The living spaces we encounter in Portrait shine a significant light upon their inhabitants. Certain characters and relationships are defined by the buildings that house them; for example, Mr. Touchett’s love of Gardencourt symbolizes his peaceful escape from the world, while Lockleigh’s moated splendors represent Lord Warburton’s simultaneous pride and shame in his noble heritage. Osmond’s original hilltop home is, like the man himself, removed from society, dark, beautifully cultivated, and fascinatingly menacing, while the castle in Rome he shares with Isabel is fortress-like and forbidding, like his attitude towards their relationship.
Gardens, flowers, landscapes
Any mention of landscapes, parks, gardens, and nature in general should be regarded carefully here – James uses these images to suggest the ways in which people, like land, can be cultivated and shaped. Characters are often associated with one kind of landscape or another – while Isabel initially cannot be contained by the genteel, civilized lawn of Gardencourt, or by the moat that surrounds Lockleigh, she is eventually tamed and cut down in a walled garden by Osmond. Osmond is the ultimate gardener – Pansy, after all, is so cultivated and removed from nature that Mrs. Touchett thinks of her as "uncanny"(26.1). Appropriately her suitor, Edward Rosier, is similarly a kind of sheltered, hothouse flower.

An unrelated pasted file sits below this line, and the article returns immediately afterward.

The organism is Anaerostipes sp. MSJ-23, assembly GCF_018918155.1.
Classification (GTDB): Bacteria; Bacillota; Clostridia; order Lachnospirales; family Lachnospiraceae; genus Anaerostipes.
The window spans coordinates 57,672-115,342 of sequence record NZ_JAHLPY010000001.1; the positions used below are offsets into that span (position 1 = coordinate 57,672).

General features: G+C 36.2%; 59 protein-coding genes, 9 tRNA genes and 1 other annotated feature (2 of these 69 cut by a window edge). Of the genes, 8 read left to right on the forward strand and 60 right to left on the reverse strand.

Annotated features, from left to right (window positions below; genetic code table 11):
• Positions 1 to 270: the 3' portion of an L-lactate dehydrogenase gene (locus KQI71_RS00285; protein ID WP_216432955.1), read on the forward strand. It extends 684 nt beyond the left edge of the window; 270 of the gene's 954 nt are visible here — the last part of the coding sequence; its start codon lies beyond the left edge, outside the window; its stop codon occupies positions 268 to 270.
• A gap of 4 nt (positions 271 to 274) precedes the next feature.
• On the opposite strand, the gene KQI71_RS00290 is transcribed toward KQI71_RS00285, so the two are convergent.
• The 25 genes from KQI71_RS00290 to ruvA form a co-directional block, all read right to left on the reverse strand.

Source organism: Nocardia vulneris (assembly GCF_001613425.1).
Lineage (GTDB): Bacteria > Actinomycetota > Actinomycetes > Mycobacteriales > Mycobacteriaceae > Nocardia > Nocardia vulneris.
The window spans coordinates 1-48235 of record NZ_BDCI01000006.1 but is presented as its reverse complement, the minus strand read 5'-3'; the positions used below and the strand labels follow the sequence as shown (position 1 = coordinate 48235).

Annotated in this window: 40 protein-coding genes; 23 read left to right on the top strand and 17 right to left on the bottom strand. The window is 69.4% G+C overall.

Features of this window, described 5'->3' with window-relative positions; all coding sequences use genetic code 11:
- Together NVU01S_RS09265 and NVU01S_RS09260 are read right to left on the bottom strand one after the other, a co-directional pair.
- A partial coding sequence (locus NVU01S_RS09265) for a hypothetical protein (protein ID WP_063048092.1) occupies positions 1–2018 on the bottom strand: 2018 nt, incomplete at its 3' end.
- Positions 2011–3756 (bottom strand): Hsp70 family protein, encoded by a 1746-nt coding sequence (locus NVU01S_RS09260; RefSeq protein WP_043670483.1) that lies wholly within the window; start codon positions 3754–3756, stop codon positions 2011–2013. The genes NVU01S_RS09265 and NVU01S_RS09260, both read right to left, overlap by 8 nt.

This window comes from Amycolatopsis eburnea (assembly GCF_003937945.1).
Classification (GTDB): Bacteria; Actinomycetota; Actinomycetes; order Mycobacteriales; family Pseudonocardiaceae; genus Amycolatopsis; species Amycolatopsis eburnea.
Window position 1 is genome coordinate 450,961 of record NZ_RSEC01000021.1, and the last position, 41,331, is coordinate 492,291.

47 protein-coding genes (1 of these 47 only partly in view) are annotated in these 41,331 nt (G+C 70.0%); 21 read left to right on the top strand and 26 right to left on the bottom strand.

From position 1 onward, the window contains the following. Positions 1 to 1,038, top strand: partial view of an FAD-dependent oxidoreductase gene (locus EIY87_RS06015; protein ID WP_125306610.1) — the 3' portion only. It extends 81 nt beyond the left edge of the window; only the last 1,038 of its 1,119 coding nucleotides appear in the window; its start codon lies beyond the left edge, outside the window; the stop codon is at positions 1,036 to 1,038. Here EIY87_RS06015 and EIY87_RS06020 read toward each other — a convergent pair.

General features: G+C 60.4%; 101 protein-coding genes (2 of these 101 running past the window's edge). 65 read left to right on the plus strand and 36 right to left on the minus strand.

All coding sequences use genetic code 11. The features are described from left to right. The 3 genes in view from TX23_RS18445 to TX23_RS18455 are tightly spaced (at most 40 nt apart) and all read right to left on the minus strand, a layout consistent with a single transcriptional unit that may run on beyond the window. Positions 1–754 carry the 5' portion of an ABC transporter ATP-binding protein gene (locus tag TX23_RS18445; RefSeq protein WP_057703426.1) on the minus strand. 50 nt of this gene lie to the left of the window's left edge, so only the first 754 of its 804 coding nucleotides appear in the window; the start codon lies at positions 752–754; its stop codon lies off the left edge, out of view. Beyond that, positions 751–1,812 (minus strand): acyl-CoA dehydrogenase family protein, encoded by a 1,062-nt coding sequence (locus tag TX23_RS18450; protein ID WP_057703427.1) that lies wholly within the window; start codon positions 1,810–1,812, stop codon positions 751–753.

We encounter many collectors of beautiful objects in this novel – Ralph, Osmond, and Rosier in particular – and their attitudes towards the artifacts that they collect extends into their human relationships. Women are often seen as things of beauty that these men long to possess, and Isabel, Pansy, and Madame Merle are all represented as works of art at various points in time. Osmond is the master collector, and his view of both his daughter and his wife is limited to a relationship between possessor and possession – a view that grates against Isabel’s beliefs.
Isabel as a ship
Ralph makes use of this image twice. First, he convinces his father to "put a little wind in her sails" (18.25) by bequeathing her a fortune. Later, he claims that Isabel is on an expedition to explore life, and will "be steaming away again" (26.2) once she’s done observing Osmond. This metaphor expresses Ralph’s admiration for his cousin’s sense of adventure and unbounded possibility.